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Communities Up in Arms
The emergence of armed self-defense groups in the state of Michoacán has catapulted the region to the top of the Mexican federal government’s list of security concerns. Not all of these groups are alike, however. While the indigenous P’urhépecha community guards and the mestizo self-defense groups share many common grievances, they have arisen in response to different histories and different contemporary circumstances.
Concentrated in central and northwestern Michoacán, the P’urhépecha home area is divided into four sub-regions: the Sierra P’urhépecha; the Lake Pátzcuaro basin; the Ciénega de Zacapu; and the Cañada de los Once Pueblos. Disputes about land ownership and access to natural resources have long made the region a hot spot for both intra- and inter-community violence. Although agrarian conflicts in the region date back to the colonial era, they were exacerbated by the agrarian reform initiatives following the Mexican Revolution, in large part because the distribution of lands to one community almost always impacted the interests of its neighbors. The reforms resulted in bloody clashes that sowed distrust between the communities. To further complicate matters, this infighting made it easier for outside interest groups to gain a foothold in the area. Revolutionary and post-revolutionary bandits devastated indigenous villages, taking advantage of their divisions. It was from this complex stew of conflicts that the community guards emerged.
The need to defend community rights and borders is one factor that led to a sense of besiegement among the P’urhépecha. Legal wrangles with the mestizo communities that benefitted from the agrarian reform (ejidos) led to bad blood, as did allegations that neighboring communities encroached on lands that did not belong to them. These conflicts contributed to episodes of agricultural sabotage, the illegal sale of communal lands, unregulated and illegal logging of communal forests, and the illegal exploitation of water resources.
An interplay between the ambitions of local leaders and the designs of paternalistic officials from the municipal, state, and federal government exacerbated divisions in the communities. Some indigenous leaders would ally themselves with a political party, usually the PRI or the PRD, in order to control local government and local patronage. They could then determine who had access to natural resources, such as timber and agricultural land, and make deals for their personal benefit. Government officials, for their part, pursued a divide-and-conquer strategy in dealing with indigenous communities and were happy to favor local groups that served their political agenda. The federal government also created institutions such as the Supreme Council of Indigenous Peoples and the National Peasants’ Confederation, which served to counterbalance “destabilizing forces” in the local communities.
Taken together, these practices caused dissatisfaction with the state and fueled a desire to re-shape the relationship between indigenous communities and the Mexican government.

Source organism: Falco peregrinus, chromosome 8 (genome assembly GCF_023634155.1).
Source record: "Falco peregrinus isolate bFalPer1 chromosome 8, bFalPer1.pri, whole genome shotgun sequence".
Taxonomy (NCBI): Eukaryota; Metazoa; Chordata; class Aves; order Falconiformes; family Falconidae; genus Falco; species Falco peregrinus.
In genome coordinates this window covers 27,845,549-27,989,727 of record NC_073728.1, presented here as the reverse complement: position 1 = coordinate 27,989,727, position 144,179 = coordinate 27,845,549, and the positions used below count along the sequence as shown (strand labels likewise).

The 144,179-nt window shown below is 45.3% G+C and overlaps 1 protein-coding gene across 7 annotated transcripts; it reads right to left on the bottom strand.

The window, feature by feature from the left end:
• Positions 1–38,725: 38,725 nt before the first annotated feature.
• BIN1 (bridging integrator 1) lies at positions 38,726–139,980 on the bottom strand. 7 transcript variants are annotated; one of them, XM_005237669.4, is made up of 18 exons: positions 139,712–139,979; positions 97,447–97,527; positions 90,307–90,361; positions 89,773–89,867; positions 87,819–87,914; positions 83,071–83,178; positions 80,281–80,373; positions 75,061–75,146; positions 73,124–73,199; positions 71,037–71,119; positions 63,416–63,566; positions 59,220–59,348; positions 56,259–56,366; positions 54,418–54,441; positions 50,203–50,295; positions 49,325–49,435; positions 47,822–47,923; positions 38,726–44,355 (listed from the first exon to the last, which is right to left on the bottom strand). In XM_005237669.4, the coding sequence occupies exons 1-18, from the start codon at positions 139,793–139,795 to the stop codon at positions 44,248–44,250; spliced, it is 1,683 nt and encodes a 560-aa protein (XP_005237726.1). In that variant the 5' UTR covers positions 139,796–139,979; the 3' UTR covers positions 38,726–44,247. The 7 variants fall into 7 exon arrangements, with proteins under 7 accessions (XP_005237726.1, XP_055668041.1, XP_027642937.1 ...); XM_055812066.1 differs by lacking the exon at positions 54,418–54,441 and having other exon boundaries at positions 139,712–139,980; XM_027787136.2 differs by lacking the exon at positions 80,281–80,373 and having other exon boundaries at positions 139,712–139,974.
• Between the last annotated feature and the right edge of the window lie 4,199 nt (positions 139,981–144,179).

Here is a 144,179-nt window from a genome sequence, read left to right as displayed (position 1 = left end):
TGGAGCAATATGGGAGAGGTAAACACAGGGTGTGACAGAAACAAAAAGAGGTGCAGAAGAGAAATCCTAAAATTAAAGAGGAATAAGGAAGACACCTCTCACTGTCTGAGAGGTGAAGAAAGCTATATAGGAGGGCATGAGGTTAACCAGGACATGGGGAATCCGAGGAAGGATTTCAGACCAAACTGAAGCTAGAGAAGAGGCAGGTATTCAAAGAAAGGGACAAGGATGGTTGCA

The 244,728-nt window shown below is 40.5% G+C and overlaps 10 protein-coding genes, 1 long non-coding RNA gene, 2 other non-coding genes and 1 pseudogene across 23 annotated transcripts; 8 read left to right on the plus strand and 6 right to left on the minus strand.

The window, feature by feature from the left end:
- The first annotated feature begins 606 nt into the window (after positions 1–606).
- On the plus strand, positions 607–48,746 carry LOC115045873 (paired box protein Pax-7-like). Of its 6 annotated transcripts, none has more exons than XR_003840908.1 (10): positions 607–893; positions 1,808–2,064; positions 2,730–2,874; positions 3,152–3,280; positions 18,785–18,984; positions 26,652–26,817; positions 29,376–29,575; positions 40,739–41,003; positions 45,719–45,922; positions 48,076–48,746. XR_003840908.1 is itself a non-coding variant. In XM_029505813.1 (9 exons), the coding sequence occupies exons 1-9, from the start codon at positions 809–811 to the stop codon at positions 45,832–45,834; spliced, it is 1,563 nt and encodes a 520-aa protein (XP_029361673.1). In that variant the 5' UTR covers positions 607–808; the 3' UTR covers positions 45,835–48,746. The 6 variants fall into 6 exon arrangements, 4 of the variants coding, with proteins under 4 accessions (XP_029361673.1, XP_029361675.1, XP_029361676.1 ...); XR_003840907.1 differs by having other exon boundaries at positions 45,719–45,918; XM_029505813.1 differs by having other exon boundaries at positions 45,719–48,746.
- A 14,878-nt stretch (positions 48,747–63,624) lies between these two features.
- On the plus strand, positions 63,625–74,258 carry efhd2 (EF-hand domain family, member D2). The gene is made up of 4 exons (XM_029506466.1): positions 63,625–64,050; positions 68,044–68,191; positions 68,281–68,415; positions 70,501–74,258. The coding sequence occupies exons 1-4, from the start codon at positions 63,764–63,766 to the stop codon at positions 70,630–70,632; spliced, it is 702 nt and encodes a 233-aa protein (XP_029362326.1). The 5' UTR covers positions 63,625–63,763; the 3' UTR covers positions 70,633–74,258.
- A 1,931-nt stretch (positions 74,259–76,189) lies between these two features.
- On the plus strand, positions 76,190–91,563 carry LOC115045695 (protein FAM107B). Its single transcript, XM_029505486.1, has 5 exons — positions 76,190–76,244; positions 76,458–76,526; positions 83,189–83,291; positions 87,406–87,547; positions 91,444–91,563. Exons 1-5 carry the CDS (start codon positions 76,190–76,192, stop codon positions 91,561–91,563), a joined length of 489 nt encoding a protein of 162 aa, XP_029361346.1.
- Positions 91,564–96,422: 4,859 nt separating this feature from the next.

The arrival of organized crime in the region was the final blow that caused long-standing indigenous discontent to harden into support for the community guards. Although drug cultivation is not new to the area — according to the anthropologist Salvador Maldonado, marijuana has been cultivated on the southern edge of the Meseta P’urhépecha since 1970 — it was only in the last decade that organized crime cells gained control of indigenous communities, displacing local authorities and buying off or intimidating community members. Local people have allegedly been the victims of extortion, kidnapping, rape, and murder. Criminal groups have also exploited the community’s natural resources, especially in forested areas. State authorities estimate that more than 80 percent of the Sierra P’urhépecha’s exploitable forest resources have been illegally logged in the past 10 years. In effect, P’urhépecha communities were being held hostage by criminal cartels, first by the Familia Michoacana and then by the Caballeros Templarios (Knights Templar).
When crime bosses attempted to subjugate the region, the indigenous people rose up in arms. The groups they formed, known as rondas or guardias comunitarias (community guards), are not new. They emerged in the aftermath of the Mexican Revolution as a means of community protection. According to Orlando Aragón, who serves as a lawyer for the highland town of Cherán, these groups historically patrolled communities and would respond to the presence of suspicious groups or individuals, often with violent confrontations or ambushes. The federal government eventually intervened with a military campaign to pacify the region, and the original community guards disbanded in the 1970s.
The rondas re-emerged in Cherán on April 15, 2011. There, organized crime groups had attempted to seize the community’s principal water source. Cherán’s women and children responded by openly protesting against this extortion attempt. Soon, the entire community joined them. The residents set up barricades at all the entry points into the community and decided to revive the past tradition of the armed rondas. Then, armed indigenous people expelled local authorities, police, and political parties and demanded that federal and state government authorities guarantee their community’s security, justifying their actions under Article 2 of the Mexican Constitution, which grants self-governance and self-defense rights to indigenous communities.
These developments were accompanied by community revitalization campaigns that made heavy use of cultural symbols and appeals to ancestral values. The community guards have come to rely on fogatas (bonfires), communal labor, the use of the P’urhépecha flag, and the image of the Virgin of Guadalupe. These tactics set them apart from the mestizo self-defense groups of the Tierra Caliente region.